The vast majority of people who are living with hearing loss are either unaware that they have hearing loss or significantly underestimate the severity of their hearing loss.
One of my biggest challenges as an audiologist is trying to convince someone who has a hearing loss to admit to themselves that they are actually having hearing difficulties.
They come in saying that they “hear just fine” and typically blame others for their hearing problems.
They tend to think that they would be hearing quite nicely if only their spouse would stop walking away as they are talking, or stop talking into the fridge, or stop mumbling, or stop…well you get the idea.
While this denial is extremely frustrating for the rest of the family, there is a reason for this.
When we lose our hearing it is a very slow gradual process that occurs over many years.
Every year the hearing drops down a little bit more than the previous year and does so at an undetectable rate.
After a number of years, the hearing drops to a level where it actually interferes with our ability to understand specific words.
When this happens though, our first inclination is to base our inability to hear properly on other extrinsic factors rather than realizing that it is our ears that are at fault.
I had a similar experience myself with my eyesight.
I was in a meeting and was looking at a screen at the back of the room trying to read from an overhead projector.
The problem (so I thought) was that the individual who was manning the projector hadn’t focused the projector properly.
I politely asked him if he could please adjust the lens so the words would come through more clearly.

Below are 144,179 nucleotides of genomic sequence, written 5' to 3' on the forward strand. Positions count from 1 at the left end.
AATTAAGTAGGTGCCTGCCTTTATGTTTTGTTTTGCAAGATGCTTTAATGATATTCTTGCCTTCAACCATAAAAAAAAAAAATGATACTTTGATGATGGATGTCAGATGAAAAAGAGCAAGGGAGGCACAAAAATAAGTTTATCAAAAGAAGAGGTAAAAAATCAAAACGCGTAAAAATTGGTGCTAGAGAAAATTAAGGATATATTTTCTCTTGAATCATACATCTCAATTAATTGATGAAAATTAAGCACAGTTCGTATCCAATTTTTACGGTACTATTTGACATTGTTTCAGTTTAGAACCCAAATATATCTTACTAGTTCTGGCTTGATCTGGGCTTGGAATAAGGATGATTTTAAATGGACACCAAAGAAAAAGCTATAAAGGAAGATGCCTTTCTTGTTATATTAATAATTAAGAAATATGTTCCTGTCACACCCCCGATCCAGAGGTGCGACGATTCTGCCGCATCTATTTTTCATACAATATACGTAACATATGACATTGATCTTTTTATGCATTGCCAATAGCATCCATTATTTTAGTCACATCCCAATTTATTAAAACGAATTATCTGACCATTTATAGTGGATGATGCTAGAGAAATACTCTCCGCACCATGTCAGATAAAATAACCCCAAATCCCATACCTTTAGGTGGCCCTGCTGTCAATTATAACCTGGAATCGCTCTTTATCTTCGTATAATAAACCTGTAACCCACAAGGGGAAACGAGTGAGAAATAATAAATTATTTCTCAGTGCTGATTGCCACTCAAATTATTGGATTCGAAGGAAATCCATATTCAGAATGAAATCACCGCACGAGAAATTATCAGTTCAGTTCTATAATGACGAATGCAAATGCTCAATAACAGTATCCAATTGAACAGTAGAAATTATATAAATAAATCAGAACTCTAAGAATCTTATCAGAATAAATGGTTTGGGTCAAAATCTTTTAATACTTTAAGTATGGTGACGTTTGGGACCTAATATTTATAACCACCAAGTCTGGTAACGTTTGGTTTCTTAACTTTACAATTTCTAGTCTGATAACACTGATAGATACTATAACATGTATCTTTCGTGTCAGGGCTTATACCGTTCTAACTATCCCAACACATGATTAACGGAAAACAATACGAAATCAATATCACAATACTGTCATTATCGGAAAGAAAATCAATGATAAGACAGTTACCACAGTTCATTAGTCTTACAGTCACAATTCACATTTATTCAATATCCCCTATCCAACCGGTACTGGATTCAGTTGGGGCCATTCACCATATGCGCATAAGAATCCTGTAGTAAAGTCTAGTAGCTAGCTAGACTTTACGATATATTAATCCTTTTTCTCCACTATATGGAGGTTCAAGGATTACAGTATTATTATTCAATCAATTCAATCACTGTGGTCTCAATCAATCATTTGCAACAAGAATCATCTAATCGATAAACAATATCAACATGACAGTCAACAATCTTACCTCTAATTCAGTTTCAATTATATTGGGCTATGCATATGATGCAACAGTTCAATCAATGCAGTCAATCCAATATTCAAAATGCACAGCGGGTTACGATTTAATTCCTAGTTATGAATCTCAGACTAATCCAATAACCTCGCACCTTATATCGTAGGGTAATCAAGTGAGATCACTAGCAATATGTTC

After I had asked this question, the people around me started to laugh at me saying, “Go get your eyes checked Colin. The words are crystal clear for the rest of us.”
While I was deeply offended by the callousness of my colleagues, I am now happy to say that I have been wearing glasses for several years and am glad to do so.
How then do you know if you are losing your hearing?
The easiest way is to ask someone who spends a lot of time with you.
While you may not want to hear it and you may disagree with them, your spouse’s or close friend’s perspective of your hearing ability will be accurate.
If someone is telling you that you are not hearing properly, then please listen to them.
Other signs of hearing loss are:
1) needing the volume turned up on the TV
2) believing that many people mumble or talk too fast
3) difficulty hearing in noisy settings.
If any of these apply to you, please do yourself a favour and have your hearing tested.
Kelowna has many good hearing clinics you can go to that offer complimentary hearing tests.
I would highly recommend that you phone one of them up or call my office and set up an appointment to have your hearing assessed.